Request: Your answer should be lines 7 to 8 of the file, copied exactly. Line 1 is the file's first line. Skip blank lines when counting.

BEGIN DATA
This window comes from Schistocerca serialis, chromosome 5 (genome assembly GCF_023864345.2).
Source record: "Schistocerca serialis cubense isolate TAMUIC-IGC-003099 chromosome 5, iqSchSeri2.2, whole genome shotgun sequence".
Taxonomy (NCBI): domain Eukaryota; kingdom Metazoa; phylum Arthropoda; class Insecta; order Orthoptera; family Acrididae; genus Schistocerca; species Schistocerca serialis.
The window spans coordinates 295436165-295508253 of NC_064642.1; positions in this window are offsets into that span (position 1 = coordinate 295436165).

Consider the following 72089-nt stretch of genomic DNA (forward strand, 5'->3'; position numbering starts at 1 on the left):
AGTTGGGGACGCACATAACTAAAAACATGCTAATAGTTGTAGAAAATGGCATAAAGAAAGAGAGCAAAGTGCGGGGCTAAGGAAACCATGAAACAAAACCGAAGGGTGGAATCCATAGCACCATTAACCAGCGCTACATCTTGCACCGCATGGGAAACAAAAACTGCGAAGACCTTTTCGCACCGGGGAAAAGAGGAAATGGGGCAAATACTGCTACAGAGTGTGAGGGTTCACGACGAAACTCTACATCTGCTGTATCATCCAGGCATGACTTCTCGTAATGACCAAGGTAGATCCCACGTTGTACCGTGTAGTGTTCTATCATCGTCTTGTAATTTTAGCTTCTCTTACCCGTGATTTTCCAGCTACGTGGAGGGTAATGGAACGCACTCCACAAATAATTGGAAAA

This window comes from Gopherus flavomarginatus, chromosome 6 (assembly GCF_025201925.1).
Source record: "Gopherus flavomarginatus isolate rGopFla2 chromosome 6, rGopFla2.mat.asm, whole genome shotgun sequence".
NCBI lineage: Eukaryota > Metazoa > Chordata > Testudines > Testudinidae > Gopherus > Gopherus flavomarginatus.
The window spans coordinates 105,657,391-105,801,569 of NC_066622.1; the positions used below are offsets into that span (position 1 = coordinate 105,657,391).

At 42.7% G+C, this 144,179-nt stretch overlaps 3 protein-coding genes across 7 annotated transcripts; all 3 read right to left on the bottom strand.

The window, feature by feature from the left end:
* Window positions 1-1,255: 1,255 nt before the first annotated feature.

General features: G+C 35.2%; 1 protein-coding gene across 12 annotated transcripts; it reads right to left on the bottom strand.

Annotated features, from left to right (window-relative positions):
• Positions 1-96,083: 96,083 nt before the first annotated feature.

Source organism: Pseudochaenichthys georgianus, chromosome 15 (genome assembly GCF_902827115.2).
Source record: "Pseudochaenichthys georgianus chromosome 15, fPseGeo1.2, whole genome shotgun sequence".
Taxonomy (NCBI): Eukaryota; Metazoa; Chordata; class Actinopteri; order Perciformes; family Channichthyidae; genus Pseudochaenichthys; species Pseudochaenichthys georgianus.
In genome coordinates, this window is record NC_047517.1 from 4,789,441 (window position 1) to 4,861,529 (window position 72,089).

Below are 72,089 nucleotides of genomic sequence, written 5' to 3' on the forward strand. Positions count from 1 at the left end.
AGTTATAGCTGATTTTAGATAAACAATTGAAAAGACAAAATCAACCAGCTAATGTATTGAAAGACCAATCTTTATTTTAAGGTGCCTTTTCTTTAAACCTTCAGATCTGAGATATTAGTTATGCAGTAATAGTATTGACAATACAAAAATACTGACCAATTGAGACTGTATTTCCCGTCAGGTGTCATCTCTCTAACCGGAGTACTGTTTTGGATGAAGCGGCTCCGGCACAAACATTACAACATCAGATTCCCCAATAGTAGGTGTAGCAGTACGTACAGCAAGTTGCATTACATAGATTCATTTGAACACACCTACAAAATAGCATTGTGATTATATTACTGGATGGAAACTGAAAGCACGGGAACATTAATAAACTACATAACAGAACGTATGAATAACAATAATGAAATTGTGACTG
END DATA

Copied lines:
This window comes from Gopherus flavomarginatus, chromosome 6 (assembly GCF_025201925.1).
Source record: "Gopherus flavomarginatus isolate rGopFla2 chromosome 6, rGopFla2.mat.asm, whole genome shotgun sequence".